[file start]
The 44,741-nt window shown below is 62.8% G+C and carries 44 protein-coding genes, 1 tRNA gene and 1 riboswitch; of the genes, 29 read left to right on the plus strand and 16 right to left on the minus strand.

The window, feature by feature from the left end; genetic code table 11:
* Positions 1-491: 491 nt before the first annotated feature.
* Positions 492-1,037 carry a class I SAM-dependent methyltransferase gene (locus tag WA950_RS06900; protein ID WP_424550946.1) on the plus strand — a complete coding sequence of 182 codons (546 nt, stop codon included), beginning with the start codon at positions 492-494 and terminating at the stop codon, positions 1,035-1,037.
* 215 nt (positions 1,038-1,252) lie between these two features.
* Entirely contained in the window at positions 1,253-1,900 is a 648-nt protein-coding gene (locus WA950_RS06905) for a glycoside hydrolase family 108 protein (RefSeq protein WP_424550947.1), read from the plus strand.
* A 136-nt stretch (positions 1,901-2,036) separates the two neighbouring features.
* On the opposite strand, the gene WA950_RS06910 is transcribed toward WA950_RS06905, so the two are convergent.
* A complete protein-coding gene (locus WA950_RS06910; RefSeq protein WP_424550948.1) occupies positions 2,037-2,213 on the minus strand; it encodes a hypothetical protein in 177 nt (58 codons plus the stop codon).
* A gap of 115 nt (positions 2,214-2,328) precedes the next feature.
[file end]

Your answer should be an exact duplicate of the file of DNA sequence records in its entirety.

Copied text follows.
The 44,741-nt window shown below is 62.8% G+C and carries 44 protein-coding genes, 1 tRNA gene and 1 riboswitch; of the genes, 29 read left to right on the plus strand and 16 right to left on the minus strand.

The window, feature by feature from the left end; genetic code table 11:
* Positions 1-491: 491 nt before the first annotated feature.
* Positions 492-1,037 carry a class I SAM-dependent methyltransferase gene (locus tag WA950_RS06900; protein ID WP_424550946.1) on the plus strand — a complete coding sequence of 182 codons (546 nt, stop codon included), beginning with the start codon at positions 492-494 and terminating at the stop codon, positions 1,035-1,037.
* 215 nt (positions 1,038-1,252) lie between these two features.
* Entirely contained in the window at positions 1,253-1,900 is a 648-nt protein-coding gene (locus WA950_RS06905) for a glycoside hydrolase family 108 protein (RefSeq protein WP_424550947.1), read from the plus strand.
* A 136-nt stretch (positions 1,901-2,036) separates the two neighbouring features.
* On the opposite strand, the gene WA950_RS06910 is transcribed toward WA950_RS06905, so the two are convergent.
* A complete protein-coding gene (locus WA950_RS06910; RefSeq protein WP_424550948.1) occupies positions 2,037-2,213 on the minus strand; it encodes a hypothetical protein in 177 nt (58 codons plus the stop codon).
* A gap of 115 nt (positions 2,214-2,328) precedes the next feature.